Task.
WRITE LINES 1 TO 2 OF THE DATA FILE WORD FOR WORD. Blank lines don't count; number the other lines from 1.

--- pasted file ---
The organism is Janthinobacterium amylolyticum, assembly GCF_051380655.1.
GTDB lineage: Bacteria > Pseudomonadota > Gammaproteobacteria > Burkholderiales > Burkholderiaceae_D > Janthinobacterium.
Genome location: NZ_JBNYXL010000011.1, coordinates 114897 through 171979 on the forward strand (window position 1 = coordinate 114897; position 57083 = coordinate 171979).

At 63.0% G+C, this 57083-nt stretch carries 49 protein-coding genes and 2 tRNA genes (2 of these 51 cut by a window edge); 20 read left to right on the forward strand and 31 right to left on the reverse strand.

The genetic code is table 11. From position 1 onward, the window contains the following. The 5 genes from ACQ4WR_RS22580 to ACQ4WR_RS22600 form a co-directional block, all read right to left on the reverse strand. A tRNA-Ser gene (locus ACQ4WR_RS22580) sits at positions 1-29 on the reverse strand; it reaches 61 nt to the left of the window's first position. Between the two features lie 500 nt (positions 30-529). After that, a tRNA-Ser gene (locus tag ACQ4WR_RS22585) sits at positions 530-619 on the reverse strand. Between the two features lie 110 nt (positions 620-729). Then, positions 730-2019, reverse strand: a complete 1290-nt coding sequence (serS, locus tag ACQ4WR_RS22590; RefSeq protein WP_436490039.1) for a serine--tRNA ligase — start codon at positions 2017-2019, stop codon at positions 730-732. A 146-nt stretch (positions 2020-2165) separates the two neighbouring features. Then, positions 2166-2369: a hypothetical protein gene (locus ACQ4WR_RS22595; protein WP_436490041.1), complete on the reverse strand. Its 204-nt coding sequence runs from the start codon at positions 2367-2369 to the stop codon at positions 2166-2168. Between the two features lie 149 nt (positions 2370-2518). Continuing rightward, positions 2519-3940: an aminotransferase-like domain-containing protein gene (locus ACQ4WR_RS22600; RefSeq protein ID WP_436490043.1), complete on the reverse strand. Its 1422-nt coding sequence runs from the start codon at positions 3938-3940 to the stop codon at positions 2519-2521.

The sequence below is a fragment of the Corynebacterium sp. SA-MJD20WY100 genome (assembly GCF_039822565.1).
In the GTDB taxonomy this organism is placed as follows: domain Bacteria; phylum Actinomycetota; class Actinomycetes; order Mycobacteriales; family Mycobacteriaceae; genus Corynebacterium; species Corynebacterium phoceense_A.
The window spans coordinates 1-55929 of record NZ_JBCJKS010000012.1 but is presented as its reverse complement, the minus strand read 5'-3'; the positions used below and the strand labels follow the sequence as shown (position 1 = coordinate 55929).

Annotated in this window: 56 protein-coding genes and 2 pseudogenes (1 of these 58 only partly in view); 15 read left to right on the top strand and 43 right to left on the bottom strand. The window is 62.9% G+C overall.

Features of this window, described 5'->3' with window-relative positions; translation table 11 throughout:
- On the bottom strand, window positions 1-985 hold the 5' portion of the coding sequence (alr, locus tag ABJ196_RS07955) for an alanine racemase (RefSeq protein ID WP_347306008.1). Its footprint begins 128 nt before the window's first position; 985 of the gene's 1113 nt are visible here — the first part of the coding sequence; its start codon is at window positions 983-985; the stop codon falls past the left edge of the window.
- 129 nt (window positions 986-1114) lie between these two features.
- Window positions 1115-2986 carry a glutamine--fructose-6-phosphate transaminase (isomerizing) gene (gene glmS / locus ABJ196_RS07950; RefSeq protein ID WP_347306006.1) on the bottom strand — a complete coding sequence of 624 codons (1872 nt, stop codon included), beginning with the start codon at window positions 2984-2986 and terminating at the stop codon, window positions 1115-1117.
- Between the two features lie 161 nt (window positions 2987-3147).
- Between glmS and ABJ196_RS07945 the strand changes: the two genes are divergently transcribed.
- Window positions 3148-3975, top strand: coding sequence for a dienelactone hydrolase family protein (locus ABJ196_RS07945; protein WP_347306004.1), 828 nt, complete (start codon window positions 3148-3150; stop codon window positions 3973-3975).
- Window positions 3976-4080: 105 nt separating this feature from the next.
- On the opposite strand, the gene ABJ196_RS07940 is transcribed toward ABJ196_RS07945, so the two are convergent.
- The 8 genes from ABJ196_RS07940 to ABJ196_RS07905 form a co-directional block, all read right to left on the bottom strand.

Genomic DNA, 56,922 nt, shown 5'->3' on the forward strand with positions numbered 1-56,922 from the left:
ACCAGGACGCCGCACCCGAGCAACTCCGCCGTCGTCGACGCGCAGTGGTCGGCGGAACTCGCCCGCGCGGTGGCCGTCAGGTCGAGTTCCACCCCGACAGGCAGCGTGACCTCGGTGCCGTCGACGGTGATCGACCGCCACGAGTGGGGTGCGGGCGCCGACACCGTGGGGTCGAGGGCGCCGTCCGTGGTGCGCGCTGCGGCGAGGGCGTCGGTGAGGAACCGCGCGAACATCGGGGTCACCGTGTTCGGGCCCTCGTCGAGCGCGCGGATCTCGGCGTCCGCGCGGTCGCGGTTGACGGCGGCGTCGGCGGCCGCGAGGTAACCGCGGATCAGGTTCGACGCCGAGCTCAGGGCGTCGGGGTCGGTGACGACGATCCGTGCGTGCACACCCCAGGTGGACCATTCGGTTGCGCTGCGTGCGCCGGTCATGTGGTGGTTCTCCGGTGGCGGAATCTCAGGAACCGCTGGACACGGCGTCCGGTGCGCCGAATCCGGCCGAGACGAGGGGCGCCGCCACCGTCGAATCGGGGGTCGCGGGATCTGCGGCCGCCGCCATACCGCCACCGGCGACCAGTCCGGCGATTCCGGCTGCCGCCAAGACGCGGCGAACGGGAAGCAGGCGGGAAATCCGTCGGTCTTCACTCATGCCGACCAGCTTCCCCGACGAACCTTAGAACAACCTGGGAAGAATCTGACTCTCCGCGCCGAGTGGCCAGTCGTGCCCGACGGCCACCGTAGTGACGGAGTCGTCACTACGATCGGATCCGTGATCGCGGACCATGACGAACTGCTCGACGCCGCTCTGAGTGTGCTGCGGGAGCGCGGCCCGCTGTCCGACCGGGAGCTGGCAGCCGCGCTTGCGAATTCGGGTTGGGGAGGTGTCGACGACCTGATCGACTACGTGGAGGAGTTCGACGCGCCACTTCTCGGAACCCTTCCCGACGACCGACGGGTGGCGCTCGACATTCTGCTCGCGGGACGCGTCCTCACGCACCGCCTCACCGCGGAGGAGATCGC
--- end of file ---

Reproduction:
The organism is Janthinobacterium amylolyticum, assembly GCF_051380655.1.
GTDB lineage: Bacteria > Pseudomonadota > Gammaproteobacteria > Burkholderiales > Burkholderiaceae_D > Janthinobacterium.